Three months after Milwaukee’s watery nightmare, federal officials have paid out a whopping $45 million to 31,000 people with damaged residences. A presidential disaster declaration opened the money spigot.
But while the floodwaters have long ago receded, controversy hasn’t.
Milwaukee Alderman Jim Bohl and two colleagues, Willie Wade and Jim Witkowiak, are airing a new complaint. In a Nov. 3, 2010 news release, they punched the gift horse -- FEMA -- in the mouth for pushing federal flood insurance they say is a bad deal for most of their constituents.
"Plain and simple, flood insurance does not cover damage caused by sewer discharge backups in basements, and by far that is exactly what caused the vast majority of damage to homes and buildings in Milwaukee in July," Bohl said in the release. "The fear I have is that many people will buy flood insurance that is of no use to them. I think this is selling false hope, and I think it is just wrong."
Is Bohl right that the "vast majority of damage to homes and buildings" was due sewer backups, not surface water? And that the federal insurance program is no help?
First let’s clarify: That $45 million in disaster claims already paid out by the Federal Emergency Management Agency is separate from payments made by FEMA’s National Flood Insurance Program. The insurance comes in handy when floods don’t rise to the level of a presidential disaster declaration.
More than 1,400 people in Milwaukee County have federal flood insurance, including some who don’t live anywhere near a river or creek. In the last three decades those Milwaukee County residents paid premiums totaling $990,000 and filed claims totaling $14.4 million, FEMA says.
What were those claims for?
Well, none were for sewer backups, something FEMA officials acknowledge are not covered under the insurance program.
Water entering your house from sewer pipes is not "flooding" under the official federal insurance definition, which starts (we’re not making this up) with: "A flood is an excess of water on land that is normally dry."
Even if torrential rains cause water to infiltrate sewer pipes that back up into basements, that doesn’t count as flooding. So Bohl is right on that point.
FEMA likes to stress that policies can cost as little as $119 a year, but if you ask they readily acknowledge premiums average $570 a year nationwide. They say the insurance fills in an important gap -- basic private homeowner’s insurance policies exclude flood coverage. They recommend that you use a federal website to decide if the insurance is right.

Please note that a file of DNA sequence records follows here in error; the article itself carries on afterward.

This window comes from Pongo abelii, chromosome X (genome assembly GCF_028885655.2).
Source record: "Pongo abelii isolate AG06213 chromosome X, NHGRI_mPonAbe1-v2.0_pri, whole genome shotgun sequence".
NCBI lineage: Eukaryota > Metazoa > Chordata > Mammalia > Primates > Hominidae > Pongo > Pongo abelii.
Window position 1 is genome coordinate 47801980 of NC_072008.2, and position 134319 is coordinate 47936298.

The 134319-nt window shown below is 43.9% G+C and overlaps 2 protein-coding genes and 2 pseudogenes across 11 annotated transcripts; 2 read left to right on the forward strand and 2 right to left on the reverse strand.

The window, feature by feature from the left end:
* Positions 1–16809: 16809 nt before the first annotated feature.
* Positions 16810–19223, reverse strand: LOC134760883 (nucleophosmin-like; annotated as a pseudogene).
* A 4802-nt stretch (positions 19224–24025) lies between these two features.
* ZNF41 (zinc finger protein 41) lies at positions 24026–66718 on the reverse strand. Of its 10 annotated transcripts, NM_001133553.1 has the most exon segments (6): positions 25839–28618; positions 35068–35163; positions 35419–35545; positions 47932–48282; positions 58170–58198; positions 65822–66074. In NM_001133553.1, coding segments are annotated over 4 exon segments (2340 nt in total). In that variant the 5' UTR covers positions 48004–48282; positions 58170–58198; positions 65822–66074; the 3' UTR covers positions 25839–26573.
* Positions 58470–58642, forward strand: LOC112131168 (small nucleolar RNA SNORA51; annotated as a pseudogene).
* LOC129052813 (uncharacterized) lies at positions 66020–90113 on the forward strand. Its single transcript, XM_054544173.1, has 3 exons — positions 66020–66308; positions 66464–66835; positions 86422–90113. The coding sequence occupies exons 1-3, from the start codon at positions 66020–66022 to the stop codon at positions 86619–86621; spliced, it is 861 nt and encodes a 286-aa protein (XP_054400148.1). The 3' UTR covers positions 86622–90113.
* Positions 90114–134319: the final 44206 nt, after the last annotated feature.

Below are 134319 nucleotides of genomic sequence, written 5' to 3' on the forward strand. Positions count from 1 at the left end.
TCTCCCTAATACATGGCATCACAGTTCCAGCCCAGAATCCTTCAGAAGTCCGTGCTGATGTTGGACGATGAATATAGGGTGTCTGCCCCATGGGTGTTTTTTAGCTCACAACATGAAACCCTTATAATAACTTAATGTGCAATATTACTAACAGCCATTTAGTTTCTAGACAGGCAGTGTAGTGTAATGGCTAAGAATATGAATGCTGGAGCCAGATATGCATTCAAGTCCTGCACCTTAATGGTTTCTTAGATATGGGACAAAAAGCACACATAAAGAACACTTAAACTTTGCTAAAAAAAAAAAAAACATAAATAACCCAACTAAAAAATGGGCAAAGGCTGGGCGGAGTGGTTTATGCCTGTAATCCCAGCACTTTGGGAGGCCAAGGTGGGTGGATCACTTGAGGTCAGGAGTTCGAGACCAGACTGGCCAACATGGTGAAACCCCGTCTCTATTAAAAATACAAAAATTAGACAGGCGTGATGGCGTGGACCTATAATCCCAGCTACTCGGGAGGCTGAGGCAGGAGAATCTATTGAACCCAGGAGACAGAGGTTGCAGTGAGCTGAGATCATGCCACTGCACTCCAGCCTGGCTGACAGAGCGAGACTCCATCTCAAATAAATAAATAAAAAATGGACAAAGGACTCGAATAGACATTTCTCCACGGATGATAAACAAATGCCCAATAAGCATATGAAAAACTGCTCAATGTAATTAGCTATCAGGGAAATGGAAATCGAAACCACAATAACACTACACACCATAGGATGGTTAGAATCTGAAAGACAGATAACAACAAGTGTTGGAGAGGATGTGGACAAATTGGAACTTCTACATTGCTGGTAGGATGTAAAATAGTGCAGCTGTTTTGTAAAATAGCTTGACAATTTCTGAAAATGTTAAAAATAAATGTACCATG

The aldermen say, "buyer beware."
But what about the July flooding, which dumped eight inches of rain on parts of Milwaukee. Did most of the damage come from sewer backups?
Bohl, who represents a far northwest side district, provided PolitiFact Wisconsin with a log of 1,200 calls from his constituents to the city’s Department of Public Works complaining of what the city calls "backwater." In Wade’s north side district -- the hardest hit in the city -- 1,950 people reported "backwater" problems.
To Bohl and Wade, the term "backwater" means water coming up from sewer pipes into a basement.
DPW confirmed the number of calls, but disagrees with that interpretation. "Backwater" is just water in the basement -- from any source, including surface flooding through window wells or a basement foundation, said City Engineer Jeffrey Polenske.
City public works officials do not track where the waters came from, so there is no city-wide accounting, Polenske said.
So we are left with anecdotal evidence -- reports by homeowners who are on the scene of the mess, though many may not have seen exactly where water entered.
Bohl, Wade and Alderman Jim Witkowiak’s aide, Michael McGuire, say sewer backups were easily the most frequent complaint at neighborhood meetings they hosted after the floods. DPW’s chief sewer design manager, Tim Thur, called it a "majority" of such complaints based on his department’s visits to those meetings.
FEMA has offered no official tally of basement flooding causes.
Other communities tracked their flood damage more closely and some reported a different view than that of the three aldermen. The differences reflect geography, condition of infrastructure, as well as differences in interpretation of what happened in July.
Both Shorewood and Whitefish Bay said half of flood victims reported rainwater flooding as opposed to sewage flooding.
In many cases that meant water invaded through window wells, foundation cracks or doorways, said Whitefish Bay assistant village manager Matt Schuenke. One-fifth or one-fourth blamed sewage, and the rest said it was a mixture.
"Overland flooding was a significant factor," Schuenke said.
In suburban Wauwatosa, sewage pipe backups into the basement were far more common than overland flooding, said City Engineer Bill Wehrley. But overland or surface water flooding contributes to the overload of the sanitary sewer system.
If rain water pours in through a basement window and floods a basement, that water drains back into the sanitary sewer system, overloads it and sends the resulting mix of clear water and sewage up into people’s basements, he said.
"You have to look at both," Wehrley said.
The Milwaukee Metropolitan Sewerage District has no data on basement flooding causes, but spokesman Bill Graffin said the main culprit behind basement backups and sewer overflows is excess water getting into sanitary sewer pipes.
Let’s get out of the pool, and rule on this.
Bohl makes two related claims. Nobody has a clear answer on whether sewer backups into basements caused the "vast majority" of the damage. The evidence is anecdotal and contradictory, which makes Bohl’s generalization more than a little problematic. It is true that damage from sewer backups is not covered under the federal flood insurance. So Bohl’s not all wet, but he went a bit overboard. We rate his statement Half True